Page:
Well, after reading a few hundred books, taking notes on them, and implementing the advice into my own life, that effect tends to happen. That’s another key understanding for you — everyone has already figured everything out for you.

Sure, humans are unique and there are a ton of variables that make up the world we live in, but there are some core elements and patterns you’ll see over and over again that will help you understand what to do.

Over time you’ll start to build these ‘mental models’ — little rules of thumb that help you make better decisions. You want to reach the level of multi-disciplinary knowledge, meaning you know the basics of many different subjects.

Keep that word in mind — basic. There’s beauty in basic. My favorite compliment is when people tell me my writing is basic. Stop trying to reinvent the wheel. You’re not going to be the next genius, but you can reach a pretty damn good life by becoming a student of life.

Want some recommendations? Here are some resources I put together:

Step 2 – Make a Loose Plan and Execute On It

You’ve taken the time to learn. You’ve mulled over your potential talents and strengths and have a bit of an idea of what do do.

So what do you do next?

You don’t create a 20-page business plan. You use ‘back of the napkin’ planning to come up with an idea you want to test. I read an amazing article by a serial entrepreneur named Noah Kagan. He started a multi-million dollar company called App Sumo in the span of a weekend.

He created a simple plan for the idea, did some research to validate the idea, and hired overseas developers to come up with a website. After he did a test run and saw results, he let the business scale further.

In his words:

For some reason, people love to make excuses about why they haven’t created their dream business or even gotten started.

This is the “wantrepreneur” epidemic, where people prevent themselves from ever actually doing the side-project they always talk about over beers.

The truth of the matter is that you don’t have to spend a lot of time building the foundation for a successful business. In most cases, it shouldn’t take you more than a couple days.

That’s all you need to start — a minimum viable product and a minimum viable plan. Even the biggest companies in the world start small.

I saw a Tweet from Paul Graham, Y combinator founder, with a screenshot of an email from Brian Chesky, founder of Airbnb. Brian was happy that he was able to charge a total of ~$700 in Airbnb fees for the entire week for the entire business.

Remove the idea from your head that you need this elaborate master plan, supreme genius, and unattainable skill level. Realizing you don’t have time to waste sparks you to learn. Learning broadens your horizons to what’s possible and inspires you to make a plan. Simple planning gives you enough self-confidence to execute.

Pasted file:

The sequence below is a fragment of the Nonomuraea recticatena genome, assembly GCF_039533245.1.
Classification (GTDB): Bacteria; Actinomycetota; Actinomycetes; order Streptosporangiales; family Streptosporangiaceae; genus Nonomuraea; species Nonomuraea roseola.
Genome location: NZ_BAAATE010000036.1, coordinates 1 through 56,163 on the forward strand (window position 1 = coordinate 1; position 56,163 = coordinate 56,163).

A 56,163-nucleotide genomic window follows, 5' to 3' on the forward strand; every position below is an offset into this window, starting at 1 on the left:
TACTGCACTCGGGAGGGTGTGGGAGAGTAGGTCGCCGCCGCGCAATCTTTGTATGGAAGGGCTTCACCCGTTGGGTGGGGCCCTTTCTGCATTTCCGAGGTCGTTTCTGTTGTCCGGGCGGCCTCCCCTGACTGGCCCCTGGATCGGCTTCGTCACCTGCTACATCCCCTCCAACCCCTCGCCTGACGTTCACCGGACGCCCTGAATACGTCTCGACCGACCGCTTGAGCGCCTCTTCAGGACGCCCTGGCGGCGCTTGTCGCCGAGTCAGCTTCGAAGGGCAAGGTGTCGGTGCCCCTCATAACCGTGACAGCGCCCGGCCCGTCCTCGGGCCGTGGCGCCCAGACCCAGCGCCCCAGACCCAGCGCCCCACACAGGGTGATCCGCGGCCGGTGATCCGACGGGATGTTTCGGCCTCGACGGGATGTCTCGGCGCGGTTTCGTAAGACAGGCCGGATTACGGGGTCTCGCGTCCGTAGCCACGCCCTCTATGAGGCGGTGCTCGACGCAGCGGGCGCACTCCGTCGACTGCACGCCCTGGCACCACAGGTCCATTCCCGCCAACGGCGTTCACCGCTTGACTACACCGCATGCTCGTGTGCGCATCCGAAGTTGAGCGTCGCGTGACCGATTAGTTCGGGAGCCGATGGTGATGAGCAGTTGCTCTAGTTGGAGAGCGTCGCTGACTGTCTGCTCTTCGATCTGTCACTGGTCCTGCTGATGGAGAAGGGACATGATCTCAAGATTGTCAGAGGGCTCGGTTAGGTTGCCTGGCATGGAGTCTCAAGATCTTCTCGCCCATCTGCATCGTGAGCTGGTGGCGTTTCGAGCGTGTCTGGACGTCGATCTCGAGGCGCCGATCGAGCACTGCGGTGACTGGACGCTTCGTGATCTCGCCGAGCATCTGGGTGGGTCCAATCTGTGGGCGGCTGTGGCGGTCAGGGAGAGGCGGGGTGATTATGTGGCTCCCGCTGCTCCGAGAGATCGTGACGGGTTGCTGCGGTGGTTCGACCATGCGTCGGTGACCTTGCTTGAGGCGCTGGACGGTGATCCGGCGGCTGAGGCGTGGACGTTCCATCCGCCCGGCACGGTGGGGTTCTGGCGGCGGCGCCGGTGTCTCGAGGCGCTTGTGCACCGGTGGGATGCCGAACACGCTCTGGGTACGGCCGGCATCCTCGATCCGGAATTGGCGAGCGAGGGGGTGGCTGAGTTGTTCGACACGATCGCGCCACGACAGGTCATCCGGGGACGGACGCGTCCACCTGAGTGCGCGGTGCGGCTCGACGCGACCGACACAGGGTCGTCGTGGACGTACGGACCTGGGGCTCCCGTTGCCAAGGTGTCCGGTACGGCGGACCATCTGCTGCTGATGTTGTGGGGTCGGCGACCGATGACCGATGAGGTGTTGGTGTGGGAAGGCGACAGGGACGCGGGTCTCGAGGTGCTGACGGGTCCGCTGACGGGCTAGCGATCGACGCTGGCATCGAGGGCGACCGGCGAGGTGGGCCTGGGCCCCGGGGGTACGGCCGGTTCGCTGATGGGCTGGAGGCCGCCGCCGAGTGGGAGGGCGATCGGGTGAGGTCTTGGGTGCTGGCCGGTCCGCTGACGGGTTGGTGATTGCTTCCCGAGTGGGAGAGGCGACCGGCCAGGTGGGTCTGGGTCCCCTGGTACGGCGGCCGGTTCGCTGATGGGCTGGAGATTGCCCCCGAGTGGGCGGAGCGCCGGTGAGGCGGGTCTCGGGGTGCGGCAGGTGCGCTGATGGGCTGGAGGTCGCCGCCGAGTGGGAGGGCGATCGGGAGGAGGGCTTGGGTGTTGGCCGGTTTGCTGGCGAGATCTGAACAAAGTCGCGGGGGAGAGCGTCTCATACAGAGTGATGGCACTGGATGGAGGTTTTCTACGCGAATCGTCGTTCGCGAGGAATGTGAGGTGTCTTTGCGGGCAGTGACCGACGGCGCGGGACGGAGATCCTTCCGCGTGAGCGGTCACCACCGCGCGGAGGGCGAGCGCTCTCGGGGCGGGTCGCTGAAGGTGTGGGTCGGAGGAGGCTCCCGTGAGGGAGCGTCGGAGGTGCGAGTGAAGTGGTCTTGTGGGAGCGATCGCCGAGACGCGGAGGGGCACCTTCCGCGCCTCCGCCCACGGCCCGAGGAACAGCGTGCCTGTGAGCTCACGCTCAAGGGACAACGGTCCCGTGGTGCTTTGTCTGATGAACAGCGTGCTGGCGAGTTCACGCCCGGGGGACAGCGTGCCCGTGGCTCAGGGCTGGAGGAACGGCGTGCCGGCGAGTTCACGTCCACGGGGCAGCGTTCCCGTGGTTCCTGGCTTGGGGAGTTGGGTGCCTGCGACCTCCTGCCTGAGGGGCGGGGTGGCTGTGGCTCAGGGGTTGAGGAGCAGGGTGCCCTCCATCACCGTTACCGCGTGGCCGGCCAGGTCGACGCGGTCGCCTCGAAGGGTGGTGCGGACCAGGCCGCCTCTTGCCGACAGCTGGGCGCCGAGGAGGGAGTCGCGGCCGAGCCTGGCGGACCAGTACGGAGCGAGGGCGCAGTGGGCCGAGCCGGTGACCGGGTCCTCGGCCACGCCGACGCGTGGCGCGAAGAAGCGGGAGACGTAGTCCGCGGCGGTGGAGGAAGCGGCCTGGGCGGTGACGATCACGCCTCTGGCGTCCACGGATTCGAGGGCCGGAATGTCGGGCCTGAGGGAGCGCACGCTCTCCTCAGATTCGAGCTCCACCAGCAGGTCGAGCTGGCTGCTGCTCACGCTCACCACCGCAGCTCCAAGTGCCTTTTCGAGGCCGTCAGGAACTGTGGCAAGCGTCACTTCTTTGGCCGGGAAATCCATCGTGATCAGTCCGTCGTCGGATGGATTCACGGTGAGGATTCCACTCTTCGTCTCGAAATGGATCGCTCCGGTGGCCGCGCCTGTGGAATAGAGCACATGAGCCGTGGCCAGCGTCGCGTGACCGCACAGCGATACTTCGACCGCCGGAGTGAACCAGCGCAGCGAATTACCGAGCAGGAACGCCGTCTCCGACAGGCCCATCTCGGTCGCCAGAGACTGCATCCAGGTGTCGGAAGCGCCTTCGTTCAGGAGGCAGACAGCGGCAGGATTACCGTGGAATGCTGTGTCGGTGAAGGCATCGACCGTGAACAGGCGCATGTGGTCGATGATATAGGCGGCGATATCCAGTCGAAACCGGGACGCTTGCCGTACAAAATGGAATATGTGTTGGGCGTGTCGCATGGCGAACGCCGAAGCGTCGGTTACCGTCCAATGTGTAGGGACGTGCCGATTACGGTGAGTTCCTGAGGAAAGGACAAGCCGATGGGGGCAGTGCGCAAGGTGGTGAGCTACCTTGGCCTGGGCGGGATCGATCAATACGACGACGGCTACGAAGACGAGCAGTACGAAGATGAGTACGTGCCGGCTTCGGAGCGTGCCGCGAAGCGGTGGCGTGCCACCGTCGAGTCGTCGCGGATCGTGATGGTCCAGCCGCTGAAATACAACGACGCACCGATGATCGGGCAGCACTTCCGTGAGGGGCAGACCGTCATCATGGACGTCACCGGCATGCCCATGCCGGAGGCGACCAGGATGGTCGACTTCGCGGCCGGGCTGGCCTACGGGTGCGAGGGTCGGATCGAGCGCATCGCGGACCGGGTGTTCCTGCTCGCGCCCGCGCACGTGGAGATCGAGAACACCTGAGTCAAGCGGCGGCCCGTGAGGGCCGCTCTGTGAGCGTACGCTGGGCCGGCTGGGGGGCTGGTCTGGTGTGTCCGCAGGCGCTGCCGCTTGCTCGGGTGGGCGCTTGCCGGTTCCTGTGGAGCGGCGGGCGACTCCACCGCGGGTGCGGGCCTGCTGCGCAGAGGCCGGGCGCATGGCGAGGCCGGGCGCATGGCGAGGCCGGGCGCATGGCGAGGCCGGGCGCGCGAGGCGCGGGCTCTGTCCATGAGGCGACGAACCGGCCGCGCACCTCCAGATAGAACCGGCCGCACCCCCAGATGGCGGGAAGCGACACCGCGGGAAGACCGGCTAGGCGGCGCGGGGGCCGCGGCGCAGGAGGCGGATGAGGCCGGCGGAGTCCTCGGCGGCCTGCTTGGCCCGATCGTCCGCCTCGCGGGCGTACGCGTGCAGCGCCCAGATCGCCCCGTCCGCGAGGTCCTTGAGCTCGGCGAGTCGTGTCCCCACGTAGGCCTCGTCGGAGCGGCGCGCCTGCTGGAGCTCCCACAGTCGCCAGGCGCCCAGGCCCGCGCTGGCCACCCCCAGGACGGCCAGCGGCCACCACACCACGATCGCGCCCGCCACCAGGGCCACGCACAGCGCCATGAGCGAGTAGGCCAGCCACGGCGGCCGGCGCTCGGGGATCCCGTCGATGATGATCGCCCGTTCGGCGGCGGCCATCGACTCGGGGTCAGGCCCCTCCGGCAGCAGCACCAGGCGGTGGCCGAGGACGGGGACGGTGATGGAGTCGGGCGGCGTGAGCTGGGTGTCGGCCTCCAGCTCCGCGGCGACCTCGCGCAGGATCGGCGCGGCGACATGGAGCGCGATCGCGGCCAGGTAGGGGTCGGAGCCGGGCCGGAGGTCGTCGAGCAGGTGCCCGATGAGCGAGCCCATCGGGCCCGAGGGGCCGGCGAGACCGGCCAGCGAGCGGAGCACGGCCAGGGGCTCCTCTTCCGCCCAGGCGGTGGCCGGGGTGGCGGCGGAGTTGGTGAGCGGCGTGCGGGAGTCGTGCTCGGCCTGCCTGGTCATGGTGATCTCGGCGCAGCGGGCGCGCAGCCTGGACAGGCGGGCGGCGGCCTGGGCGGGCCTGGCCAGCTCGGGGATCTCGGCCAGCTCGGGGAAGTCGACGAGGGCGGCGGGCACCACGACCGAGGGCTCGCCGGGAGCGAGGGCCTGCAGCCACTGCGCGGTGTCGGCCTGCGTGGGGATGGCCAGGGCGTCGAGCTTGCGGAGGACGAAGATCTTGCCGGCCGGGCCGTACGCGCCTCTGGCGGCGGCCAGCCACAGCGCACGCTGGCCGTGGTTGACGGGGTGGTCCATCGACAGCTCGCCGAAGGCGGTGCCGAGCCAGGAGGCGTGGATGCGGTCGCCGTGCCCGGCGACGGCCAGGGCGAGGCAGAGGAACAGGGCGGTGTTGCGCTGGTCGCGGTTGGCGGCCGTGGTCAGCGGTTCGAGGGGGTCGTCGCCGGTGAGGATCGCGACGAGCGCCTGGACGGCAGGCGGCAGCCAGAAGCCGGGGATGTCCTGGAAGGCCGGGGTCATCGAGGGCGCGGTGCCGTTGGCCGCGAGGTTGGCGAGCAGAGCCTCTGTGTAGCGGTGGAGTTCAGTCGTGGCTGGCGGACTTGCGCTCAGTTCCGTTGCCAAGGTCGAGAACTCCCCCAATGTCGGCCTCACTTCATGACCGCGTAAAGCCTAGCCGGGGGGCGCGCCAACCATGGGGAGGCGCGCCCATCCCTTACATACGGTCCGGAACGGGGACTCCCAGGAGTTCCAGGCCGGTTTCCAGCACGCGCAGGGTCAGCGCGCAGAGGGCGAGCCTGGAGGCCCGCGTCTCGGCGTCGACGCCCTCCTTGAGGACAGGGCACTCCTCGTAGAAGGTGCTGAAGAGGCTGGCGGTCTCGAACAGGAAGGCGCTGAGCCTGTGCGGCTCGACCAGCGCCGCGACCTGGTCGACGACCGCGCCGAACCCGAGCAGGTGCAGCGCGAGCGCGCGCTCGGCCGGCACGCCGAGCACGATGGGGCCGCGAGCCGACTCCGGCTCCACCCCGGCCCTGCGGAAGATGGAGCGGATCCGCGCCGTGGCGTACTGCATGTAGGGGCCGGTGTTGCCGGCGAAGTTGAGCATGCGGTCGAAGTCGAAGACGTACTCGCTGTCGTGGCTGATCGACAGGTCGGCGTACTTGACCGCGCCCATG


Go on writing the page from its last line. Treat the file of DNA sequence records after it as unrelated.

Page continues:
Execution, however, will always be on you.

Step 3 – Execute, Double Down, Triple Down, Quadruple Down

Nobody can execute anything for you. Sorry. But I can give you insights on how to execute.

First, you have to be honest with yourself about your level of aptitude and ambition. The less naturally skilled and motivated you are, the smaller and more trivial your goals will have to be to keep you motivated.

Many people fail because they lack humility. They think things should come more easily to them and will quit if they don’t.

If you’re able to swallow that tough pill that you’re not as naturally gifted, you’re better off. Even if you are naturally gifted, you still have to follow through, which will require you to swallow your pride when you’re no longer able to coast off your talent.

Once you execute whatever initial step is required, you achieve a slightly more difficult step. Repeat this enough times and you get exponential growth, which is another one of my favorite concepts.

You’ll get a little bit better until one day you get a lot better, really fast. And it feels really good. And when you reach this point you’ll be so thankful you didn’t quit.

Then you’ll reach a point where everyone will ask you how you did and you’ll chuckle because you know they won’t be able to fully believe you until they try it themselves.

You can learn how to do anything. You really can.

Once you go through that arc once, from total novice to second-nature understanding, you’ll have the confidence to do it over and over and over again.

You’ll get hooked on the process. You’ll build new skills and new platforms once your foundational ones are overflowing with success. Then, you’ll repeat the process over and over again just because the game is fun.

The level of abundance you can achieve after going through this process once is infinite.

Once you know that you can learn how to do anything, you’ll realize that anything you want is in reach. You’ll have the power over the universe instead of the other way around.

I’ll see you there.




About the Author

Ayodeji is the Author of Real Help: An Honest Guide to Self-Improvement and two other Amazon best-selling titles. When he's not writing, he enjoys reading, exercising, eating chicken wings, and occasionally drinking old-fashioned's.